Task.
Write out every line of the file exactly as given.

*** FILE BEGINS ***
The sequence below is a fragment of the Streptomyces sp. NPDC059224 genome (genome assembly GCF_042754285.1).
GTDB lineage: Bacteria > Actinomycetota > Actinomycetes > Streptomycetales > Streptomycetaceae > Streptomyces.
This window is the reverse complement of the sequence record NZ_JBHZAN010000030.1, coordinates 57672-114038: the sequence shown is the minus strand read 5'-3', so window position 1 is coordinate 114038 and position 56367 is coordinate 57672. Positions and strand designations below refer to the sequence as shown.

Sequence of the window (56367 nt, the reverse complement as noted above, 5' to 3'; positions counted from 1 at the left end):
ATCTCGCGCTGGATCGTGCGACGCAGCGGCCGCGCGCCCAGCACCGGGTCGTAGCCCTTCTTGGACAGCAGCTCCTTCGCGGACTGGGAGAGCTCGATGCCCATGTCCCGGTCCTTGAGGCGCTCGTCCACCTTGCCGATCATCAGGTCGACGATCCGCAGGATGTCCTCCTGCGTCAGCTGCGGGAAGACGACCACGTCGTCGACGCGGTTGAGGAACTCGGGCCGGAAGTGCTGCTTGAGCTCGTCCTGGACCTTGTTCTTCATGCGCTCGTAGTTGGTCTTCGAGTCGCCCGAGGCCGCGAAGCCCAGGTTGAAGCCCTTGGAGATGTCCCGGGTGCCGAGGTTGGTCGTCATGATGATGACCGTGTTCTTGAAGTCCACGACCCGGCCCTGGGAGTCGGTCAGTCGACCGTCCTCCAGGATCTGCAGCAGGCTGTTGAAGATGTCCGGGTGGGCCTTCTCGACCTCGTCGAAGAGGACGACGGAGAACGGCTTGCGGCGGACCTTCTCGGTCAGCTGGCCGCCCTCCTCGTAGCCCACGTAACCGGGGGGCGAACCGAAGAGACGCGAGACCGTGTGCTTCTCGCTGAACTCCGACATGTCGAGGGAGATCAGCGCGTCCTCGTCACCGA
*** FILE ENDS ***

The sequence below is a fragment of the Streptomyces sp. NPDC059224 genome (genome assembly GCF_042754285.1).
GTDB lineage: Bacteria > Actinomycetota > Actinomycetes > Streptomycetales > Streptomycetaceae > Streptomyces.
This window is the reverse complement of the sequence record NZ_JBHZAN010000030.1, coordinates 57672-114038: the sequence shown is the minus strand read 5'-3', so window position 1 is coordinate 114038 and position 56367 is coordinate 57672. Positions and strand designations below refer to the sequence as shown.

Sequence of the window (56367 nt, the reverse complement as noted above, 5' to 3'; positions counted from 1 at the left end):
ATCTCGCGCTGGATCGTGCGACGCAGCGGCCGCGCGCCCAGCACCGGGTCGTAGCCCTTCTTGGACAGCAGCTCCTTCGCGGACTGGGAGAGCTCGATGCCCATGTCCCGGTCCTTGAGGCGCTCGTCCACCTTGCCGATCATCAGGTCGACGATCCGCAGGATGTCCTCCTGCGTCAGCTGCGGGAAGACGACCACGTCGTCGACGCGGTTGAGGAACTCGGGCCGGAAGTGCTGCTTGAGCTCGTCCTGGACCTTGTTCTTCATGCGCTCGTAGTTGGTCTTCGAGTCGCCCGAGGCCGCGAAGCCCAGGTTGAAGCCCTTGGAGATGTCCCGGGTGCCGAGGTTGGTCGTCATGATGATGACCGTGTTCTTGAAGTCCACGACCCGGCCCTGGGAGTCGGTCAGTCGACCGTCCTCCAGGATCTGCAGCAGGCTGTTGAAGATGTCCGGGTGGGCCTTCTCGACCTCGTCGAAGAGGACGACGGAGAACGGCTTGCGGCGGACCTTCTCGGTCAGCTGGCCGCCCTCCTCGTAGCCCACGTAACCGGGGGGCGAACCGAAGAGACGCGAGACCGTGTGCTTCTCGCTGAACTCCGACATGTCGAGGGAGATCAGCGCGTCCTCGTCACCGA